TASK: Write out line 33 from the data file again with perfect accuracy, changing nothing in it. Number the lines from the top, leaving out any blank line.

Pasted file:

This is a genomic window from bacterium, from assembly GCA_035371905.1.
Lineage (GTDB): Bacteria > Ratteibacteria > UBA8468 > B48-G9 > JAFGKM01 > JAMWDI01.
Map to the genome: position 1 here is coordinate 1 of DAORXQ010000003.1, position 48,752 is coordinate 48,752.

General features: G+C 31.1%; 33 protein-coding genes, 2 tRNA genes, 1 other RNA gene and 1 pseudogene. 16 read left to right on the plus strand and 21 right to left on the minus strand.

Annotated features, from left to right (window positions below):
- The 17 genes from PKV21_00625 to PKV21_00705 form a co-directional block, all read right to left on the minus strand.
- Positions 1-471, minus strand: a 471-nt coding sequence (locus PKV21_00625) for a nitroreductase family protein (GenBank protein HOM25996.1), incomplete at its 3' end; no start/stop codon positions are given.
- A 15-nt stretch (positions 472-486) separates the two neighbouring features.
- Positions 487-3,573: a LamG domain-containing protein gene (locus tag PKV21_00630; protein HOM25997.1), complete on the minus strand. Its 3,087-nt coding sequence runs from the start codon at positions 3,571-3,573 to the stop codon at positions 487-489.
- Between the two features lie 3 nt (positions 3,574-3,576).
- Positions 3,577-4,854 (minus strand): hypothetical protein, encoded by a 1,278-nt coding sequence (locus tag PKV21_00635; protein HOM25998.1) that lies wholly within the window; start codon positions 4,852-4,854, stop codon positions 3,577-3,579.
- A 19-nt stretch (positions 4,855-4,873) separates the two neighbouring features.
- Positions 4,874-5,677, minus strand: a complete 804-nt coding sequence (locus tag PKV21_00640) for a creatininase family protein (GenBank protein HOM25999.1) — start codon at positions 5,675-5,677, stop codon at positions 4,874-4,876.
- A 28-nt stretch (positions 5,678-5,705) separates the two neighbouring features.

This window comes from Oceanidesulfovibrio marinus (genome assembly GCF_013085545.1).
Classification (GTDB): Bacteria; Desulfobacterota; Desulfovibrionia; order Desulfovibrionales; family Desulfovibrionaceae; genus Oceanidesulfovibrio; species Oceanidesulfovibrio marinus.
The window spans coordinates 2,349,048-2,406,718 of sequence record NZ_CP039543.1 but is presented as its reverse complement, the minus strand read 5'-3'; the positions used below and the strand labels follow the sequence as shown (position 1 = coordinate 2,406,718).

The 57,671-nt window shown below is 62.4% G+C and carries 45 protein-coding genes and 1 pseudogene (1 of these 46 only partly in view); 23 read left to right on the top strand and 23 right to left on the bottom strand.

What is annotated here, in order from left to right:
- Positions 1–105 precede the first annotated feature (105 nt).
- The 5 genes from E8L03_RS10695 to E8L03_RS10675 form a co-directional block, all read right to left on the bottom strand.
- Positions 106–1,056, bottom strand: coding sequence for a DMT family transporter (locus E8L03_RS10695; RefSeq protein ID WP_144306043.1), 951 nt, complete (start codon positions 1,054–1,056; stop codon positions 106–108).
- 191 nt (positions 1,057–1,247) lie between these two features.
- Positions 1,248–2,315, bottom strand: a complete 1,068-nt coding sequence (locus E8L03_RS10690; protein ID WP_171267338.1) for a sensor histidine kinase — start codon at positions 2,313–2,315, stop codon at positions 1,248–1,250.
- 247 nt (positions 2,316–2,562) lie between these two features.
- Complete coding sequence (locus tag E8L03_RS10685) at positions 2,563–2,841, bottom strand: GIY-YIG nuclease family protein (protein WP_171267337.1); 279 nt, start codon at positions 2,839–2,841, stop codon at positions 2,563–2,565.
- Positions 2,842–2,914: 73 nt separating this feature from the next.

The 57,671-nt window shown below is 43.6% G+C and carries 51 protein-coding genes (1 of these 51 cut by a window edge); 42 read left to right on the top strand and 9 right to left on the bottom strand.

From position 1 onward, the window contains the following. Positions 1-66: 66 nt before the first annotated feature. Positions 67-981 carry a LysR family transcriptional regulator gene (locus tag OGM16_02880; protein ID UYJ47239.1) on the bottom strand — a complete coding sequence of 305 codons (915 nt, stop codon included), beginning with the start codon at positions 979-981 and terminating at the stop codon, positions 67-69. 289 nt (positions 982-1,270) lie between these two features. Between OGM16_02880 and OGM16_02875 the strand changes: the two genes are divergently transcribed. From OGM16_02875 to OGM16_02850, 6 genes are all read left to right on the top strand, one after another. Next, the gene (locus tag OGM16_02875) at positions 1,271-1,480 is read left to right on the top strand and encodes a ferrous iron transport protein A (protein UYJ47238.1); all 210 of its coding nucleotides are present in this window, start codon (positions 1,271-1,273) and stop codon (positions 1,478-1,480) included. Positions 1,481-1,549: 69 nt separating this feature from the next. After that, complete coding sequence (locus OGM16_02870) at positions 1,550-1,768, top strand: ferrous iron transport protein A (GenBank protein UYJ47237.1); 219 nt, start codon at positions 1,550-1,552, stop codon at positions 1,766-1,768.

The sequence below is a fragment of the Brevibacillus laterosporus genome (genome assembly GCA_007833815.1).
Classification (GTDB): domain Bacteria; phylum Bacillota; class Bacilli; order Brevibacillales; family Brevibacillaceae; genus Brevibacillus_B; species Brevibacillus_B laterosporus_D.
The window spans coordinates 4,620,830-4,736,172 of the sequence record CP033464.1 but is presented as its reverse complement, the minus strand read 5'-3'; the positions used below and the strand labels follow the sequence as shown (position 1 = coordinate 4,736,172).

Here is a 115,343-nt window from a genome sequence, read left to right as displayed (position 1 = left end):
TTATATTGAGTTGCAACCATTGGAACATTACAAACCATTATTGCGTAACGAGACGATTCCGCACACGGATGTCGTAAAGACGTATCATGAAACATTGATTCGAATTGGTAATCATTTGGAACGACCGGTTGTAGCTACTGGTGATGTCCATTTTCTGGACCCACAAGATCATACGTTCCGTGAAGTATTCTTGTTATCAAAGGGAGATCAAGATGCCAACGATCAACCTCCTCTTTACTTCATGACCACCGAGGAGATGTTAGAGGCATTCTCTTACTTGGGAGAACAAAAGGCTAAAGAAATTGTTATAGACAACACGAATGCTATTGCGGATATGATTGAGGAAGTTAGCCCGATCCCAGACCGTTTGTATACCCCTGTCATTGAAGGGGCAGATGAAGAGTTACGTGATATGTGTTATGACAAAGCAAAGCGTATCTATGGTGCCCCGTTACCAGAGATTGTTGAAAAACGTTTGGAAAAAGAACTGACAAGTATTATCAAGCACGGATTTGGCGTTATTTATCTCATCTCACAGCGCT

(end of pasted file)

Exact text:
Here is a 115,343-nt window from a genome sequence, read left to right as displayed (position 1 = left end):